Note: the decision whether or not to drop an incoming packet
           can be made in "packet mode", ignoring packet sizes, or in
           "byte mode", taking into account the size of the incoming
           packet.  The performance implications of the choice between
           packet mode or byte mode is discussed further in [Floyd97].

   RED effectively controls the average queue size while still
   accommodating bursts of packets without loss.  RED's use of
   randomness breaks up synchronized processes that lead to lock-out

   There have been several implementations of RED in routers, and papers
   have been published reporting on experience with these
   implementations ([Villamizar94], [Gaynor96]).  Additional reports of
   implementation experience would be welcome, and will be posted on the
   RED web page [REDWWW].

   All available empirical evidence shows that the deployment of active
   queue management mechanisms in the Internet would have substantial
   performance benefits.  There are seemingly no disadvantages to using
   the RED algorithm, and numerous advantages.  Consequently, we believe
   that the RED active queue management algorithm should be widely

   We should note that there are some extreme scenarios for which RED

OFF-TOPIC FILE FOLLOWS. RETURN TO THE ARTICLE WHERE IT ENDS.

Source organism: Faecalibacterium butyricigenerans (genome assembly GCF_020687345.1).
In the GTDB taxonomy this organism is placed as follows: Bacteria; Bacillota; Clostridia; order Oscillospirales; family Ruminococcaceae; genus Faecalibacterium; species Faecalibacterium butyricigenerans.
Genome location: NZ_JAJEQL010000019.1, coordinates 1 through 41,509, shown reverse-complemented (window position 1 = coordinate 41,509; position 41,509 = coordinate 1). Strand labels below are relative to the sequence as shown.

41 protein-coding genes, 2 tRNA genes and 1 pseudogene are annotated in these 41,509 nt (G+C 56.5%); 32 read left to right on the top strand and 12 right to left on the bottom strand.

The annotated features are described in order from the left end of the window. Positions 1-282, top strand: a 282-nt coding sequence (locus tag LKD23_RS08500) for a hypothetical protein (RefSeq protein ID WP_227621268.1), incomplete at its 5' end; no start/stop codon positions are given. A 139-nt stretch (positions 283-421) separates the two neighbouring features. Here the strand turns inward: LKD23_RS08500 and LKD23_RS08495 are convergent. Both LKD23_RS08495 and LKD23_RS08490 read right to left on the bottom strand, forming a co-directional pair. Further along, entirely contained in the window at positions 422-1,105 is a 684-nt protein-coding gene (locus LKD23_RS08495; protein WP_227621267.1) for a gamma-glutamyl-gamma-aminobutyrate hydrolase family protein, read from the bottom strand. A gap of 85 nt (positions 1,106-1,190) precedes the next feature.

will not be a cure, although it won't hurt and may still help.  An
   example of such a scenario would be a very large number of flows,
   each so tiny that its fair share would be less than a single packet
   per RTT.

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RFC 2309          Internet Performance Recommendations        April 1998


   One of the keys to the success of the Internet has been the
   congestion avoidance mechanisms of TCP.  Because TCP "backs off"
   during congestion, a large number of TCP connections can share a
   single, congested link in such a way that bandwidth is shared
   reasonably equitably among similarly situated flows.  The equitable
   sharing of bandwidth among flows depends on the fact that all flows
   are running basically the same congestion avoidance algorithms,
   conformant with the current TCP specification [HostReq89].

   We introduce the term "TCP-compatible" for a flow that behaves under
   congestion like a flow produced by a conformant TCP.  A TCP-
   compatible flow is responsive to congestion notification, and in
   steady-state it uses no more bandwidth than a conformant TCP running
   under comparable conditions (drop rate, RTT, MTU, etc.)

   It is convenient to divide flows into three classes: (1) TCP-
   compatible flows, (2) unresponsive flows, i.e., flows that do not